Before women got the vote, men had to get it. In 1832, the Reform Act gave voting rights to the property-owning men in Britain, but the poor remained excluded. Many people wanted to go one step further, demanding universal male suffrage. These demands emerged in 1838 in the form of Chartism, a working class-movement which got its name from the People’s Charter. In its six main aims, it called for more equality and transparency in the electoral system, and the first four of these goals were eventually achieved.
It wasn’t an easy battle though, despite mass support and petitions which received millions of signatures, their demands were consistently rejected by parliament. This political gift features a poster advertising a mass meeting organised by Chartist leaders to put pressure once again on parliament. It took place on Kennington Common in 1848, accumulating a crowd of 150,000. Although its demands were rejected again, its legacy wasn’t, with reforms finally coming at the end of the 19th century. Chartism? It’s got our vote.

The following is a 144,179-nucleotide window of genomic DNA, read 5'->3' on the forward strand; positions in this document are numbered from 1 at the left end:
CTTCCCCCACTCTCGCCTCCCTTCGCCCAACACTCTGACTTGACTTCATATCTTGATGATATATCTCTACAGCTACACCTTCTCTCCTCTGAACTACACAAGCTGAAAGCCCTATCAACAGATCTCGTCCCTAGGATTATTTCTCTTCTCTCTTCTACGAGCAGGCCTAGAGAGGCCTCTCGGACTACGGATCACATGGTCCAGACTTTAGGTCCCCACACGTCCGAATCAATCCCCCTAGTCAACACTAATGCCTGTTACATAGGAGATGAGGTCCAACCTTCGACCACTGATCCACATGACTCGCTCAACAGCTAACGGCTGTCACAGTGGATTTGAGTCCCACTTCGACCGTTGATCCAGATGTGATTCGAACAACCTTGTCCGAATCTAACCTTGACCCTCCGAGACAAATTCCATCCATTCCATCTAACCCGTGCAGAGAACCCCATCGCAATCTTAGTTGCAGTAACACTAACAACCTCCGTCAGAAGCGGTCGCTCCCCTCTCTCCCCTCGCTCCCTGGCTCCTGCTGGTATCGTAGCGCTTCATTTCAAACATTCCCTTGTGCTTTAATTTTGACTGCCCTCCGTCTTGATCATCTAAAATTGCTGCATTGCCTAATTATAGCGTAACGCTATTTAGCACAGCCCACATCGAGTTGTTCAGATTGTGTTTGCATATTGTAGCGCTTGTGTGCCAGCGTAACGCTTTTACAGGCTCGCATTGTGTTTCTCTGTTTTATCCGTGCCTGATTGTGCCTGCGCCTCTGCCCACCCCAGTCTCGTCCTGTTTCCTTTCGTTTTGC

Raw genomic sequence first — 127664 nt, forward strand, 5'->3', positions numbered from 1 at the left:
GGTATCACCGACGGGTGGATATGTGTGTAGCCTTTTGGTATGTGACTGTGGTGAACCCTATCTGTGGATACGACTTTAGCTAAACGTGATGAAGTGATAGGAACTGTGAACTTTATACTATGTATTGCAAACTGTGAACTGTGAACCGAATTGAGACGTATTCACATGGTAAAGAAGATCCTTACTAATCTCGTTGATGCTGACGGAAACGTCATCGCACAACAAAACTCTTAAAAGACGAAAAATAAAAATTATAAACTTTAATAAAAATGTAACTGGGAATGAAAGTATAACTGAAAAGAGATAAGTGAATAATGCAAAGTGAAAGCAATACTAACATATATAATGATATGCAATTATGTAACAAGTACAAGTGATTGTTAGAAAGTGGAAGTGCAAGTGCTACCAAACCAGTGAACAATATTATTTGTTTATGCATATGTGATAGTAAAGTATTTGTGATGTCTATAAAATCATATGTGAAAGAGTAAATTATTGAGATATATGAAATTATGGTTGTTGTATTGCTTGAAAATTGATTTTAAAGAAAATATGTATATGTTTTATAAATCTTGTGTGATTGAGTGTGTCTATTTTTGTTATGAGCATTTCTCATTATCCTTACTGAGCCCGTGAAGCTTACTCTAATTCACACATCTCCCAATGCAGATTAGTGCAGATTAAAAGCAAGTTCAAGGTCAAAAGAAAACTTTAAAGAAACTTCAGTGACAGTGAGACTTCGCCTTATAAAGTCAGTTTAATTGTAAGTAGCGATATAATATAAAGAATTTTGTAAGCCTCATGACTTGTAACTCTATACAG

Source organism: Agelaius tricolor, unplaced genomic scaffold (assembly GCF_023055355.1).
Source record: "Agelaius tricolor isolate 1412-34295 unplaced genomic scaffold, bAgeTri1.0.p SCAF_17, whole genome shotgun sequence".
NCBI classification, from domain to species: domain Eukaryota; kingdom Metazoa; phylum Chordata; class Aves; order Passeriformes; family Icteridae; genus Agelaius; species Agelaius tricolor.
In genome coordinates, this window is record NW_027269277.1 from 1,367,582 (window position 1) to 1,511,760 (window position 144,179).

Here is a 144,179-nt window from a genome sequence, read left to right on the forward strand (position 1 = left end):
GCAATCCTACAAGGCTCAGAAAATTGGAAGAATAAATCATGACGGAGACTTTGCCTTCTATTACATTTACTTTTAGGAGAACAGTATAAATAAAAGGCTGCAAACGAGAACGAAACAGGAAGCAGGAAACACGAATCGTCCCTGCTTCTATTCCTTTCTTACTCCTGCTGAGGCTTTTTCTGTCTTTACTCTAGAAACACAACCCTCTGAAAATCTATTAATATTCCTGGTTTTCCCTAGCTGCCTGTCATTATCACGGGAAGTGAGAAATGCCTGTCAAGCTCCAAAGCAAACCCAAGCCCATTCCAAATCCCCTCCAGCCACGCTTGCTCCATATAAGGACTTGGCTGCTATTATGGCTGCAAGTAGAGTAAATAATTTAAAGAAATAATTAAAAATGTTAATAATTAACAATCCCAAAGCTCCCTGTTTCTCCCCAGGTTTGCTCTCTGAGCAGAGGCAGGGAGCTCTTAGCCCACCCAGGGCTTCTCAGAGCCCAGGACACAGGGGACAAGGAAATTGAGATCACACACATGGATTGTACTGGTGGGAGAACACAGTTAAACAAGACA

We’ve got more on the Chartist’s fight for democracy in our blog post here!